The right sort of talk with your doctor could help get you on the road to weight loss. But many physicians are reluctant to bring it up, out of fear they might offend patients.
Back when smoking topped the list of America's health woes, researchers found that smokers who had a brief conversation with a doctor — just a three minute chat that addressed their habit — were significantly more likely to quit.
Now the nation is smoking less, but a whopping two-thirds of Americans are overweight. Can doctors help patients shed weight, the way they have helped them kick cigarettes?
A couple of recent papers suggest the answer is yes.
In one study, obese patients whose doctors talked to them about their weight did a better job at preventing further weight gain. In the other, patients who were told they were overweight by their physicians were more likely to want to do something about it.
However, fewer than half of overweight people and fewer than two-thirds of obese people in the second study had been told by their physicians that they wereoverweight.
"Physicians need to tell more overweight and obese patients that they are overweight," the authors of the second study say. "This may help encourage them to change their behavior to lose weight and lower their risk for many diseases."
So why aren't more physicians talking to their patients about weight?
We asked Dr. David Katz, the founding director of Yale University Prevention Research Center, who told Shots some doctors feel it just isn't their place. They aren't confident in obesity treatments, aren't trained to counsel patients about weight loss, and aren't paid do so. And they're afraid of offending patients.
"Doctors saying, 'don't you realize your fat and its bad for your health,' is about as constructive as putting pins in a voodoo doll," Katz said. "Sometimes I joke that if you make your patient feel one foot tall, and they are already overweight, their body mass index goes through the roof."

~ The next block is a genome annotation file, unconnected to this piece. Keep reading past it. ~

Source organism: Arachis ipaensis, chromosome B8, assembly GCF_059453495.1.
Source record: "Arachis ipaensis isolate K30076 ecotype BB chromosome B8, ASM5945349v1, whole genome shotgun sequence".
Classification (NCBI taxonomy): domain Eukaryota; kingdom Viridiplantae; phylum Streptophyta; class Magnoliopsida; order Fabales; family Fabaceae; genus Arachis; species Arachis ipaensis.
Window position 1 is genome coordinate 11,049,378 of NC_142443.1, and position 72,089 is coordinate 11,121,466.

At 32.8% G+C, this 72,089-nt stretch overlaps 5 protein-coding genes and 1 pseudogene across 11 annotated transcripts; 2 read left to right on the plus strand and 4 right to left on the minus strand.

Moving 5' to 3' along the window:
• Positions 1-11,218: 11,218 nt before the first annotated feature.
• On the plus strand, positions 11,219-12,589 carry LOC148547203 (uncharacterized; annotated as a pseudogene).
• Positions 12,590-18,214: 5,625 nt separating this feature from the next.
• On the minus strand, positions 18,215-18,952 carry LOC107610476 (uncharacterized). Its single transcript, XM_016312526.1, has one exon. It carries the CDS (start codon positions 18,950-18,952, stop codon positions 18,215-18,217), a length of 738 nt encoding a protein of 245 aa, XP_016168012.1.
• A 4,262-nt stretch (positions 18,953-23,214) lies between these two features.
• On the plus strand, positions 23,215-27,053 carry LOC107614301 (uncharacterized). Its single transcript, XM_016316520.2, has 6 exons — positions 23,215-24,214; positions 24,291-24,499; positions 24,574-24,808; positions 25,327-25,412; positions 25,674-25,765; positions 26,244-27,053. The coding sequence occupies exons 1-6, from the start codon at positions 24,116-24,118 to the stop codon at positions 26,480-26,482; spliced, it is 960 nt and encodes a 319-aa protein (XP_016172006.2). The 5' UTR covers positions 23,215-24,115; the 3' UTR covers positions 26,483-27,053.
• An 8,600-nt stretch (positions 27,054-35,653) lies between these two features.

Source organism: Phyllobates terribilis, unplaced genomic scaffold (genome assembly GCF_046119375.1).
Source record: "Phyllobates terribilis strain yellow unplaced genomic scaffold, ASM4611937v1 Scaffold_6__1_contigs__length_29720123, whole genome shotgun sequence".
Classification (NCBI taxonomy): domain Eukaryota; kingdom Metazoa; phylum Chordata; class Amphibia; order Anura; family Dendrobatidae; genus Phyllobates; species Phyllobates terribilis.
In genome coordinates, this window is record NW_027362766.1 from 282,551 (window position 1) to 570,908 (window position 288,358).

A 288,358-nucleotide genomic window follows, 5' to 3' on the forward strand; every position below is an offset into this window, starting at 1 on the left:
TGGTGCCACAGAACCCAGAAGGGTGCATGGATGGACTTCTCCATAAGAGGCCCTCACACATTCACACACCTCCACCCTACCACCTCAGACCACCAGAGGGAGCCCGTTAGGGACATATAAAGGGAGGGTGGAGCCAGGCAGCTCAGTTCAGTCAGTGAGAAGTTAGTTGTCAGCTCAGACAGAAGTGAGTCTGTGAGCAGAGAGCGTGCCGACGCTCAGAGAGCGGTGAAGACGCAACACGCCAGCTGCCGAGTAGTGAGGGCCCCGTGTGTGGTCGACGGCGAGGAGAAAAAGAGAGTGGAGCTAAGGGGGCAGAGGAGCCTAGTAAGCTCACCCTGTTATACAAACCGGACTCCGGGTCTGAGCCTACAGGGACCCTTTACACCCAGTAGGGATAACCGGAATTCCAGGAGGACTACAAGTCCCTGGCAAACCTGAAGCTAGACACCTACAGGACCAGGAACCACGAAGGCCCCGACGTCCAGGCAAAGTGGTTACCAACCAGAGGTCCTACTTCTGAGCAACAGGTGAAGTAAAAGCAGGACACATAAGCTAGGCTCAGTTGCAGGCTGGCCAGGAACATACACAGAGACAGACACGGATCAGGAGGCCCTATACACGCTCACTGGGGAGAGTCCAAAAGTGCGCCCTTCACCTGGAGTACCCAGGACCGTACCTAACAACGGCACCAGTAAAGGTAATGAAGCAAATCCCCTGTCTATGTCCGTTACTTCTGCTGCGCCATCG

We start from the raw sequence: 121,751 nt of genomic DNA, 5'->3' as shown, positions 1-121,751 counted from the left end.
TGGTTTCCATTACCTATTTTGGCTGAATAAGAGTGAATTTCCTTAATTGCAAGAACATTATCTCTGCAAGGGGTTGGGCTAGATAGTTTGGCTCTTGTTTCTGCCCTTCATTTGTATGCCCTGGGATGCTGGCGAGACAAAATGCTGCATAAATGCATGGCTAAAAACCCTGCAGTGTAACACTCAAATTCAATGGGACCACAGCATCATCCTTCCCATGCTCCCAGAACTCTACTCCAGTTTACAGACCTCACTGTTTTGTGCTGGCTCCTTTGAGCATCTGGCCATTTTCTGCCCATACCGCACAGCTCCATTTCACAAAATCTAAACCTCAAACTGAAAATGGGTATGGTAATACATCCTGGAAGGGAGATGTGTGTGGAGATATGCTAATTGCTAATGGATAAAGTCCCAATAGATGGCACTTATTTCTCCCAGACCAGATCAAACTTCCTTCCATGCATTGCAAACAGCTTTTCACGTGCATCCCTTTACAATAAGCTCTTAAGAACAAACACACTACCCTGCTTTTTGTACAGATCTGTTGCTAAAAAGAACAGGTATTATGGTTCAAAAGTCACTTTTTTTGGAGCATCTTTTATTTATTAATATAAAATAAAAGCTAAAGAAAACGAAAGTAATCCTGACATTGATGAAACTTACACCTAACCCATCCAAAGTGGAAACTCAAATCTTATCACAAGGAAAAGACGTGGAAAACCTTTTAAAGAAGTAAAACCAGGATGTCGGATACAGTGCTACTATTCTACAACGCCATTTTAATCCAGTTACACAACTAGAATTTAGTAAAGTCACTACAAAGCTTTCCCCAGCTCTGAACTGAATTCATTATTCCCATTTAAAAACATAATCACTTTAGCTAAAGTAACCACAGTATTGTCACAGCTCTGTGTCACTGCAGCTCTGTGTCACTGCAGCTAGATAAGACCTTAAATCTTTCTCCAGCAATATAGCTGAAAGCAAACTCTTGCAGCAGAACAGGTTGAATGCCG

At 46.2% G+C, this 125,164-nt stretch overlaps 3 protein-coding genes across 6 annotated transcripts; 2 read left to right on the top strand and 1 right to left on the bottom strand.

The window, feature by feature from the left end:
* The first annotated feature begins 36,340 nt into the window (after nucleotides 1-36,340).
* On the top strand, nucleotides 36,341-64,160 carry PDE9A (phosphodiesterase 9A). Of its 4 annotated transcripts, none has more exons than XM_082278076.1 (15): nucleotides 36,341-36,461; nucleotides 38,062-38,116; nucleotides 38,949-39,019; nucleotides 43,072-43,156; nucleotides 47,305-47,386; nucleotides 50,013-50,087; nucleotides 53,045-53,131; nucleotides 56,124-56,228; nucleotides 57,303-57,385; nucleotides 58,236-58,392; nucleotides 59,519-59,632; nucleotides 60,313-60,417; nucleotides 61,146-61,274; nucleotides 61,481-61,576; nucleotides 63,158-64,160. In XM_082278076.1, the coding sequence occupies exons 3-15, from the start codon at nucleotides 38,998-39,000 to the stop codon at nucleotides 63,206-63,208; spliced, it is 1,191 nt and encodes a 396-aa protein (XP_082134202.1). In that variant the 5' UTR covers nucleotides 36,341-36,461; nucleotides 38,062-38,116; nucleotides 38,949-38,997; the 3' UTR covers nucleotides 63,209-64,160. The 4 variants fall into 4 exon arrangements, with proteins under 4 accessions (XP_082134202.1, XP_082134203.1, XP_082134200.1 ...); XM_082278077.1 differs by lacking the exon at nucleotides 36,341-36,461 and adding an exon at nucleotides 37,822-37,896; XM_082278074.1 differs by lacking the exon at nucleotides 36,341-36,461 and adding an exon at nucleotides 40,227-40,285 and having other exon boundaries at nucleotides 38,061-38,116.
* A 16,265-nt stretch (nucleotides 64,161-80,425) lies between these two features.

To be constructive, doctors have to choose their words carefully. "Patients really feel that words like 'fat' and 'obesity' can be negative," Dr. Rebecca Puhl of the Rudd Center for Food Policy and Obesity told us. "Neutral terms like 'body mass index' or even 'body weight' are better."
There's one way to bring up the problem without fear of offense. "Blame it on the government," Dr. Robert Baron, who directs the UCSF Weight Management Program, told us only half jokingly. "Say, 'Your body mass index puts you in a range the federal government would call overweight.'"
Comparing patients to standardized definitions brings obesity into the realm of less stigmatized risk factors, such as high blood pressure.
Still, Baron stressed that weight loss may not be the answer for everyone. "We live in a society with all the wrong food choices, and all the wrong messages telling us to do all the wrong things," agreed Katz. "This problem is not a clinical one, but I think clinicians need to be a small part of the solution."
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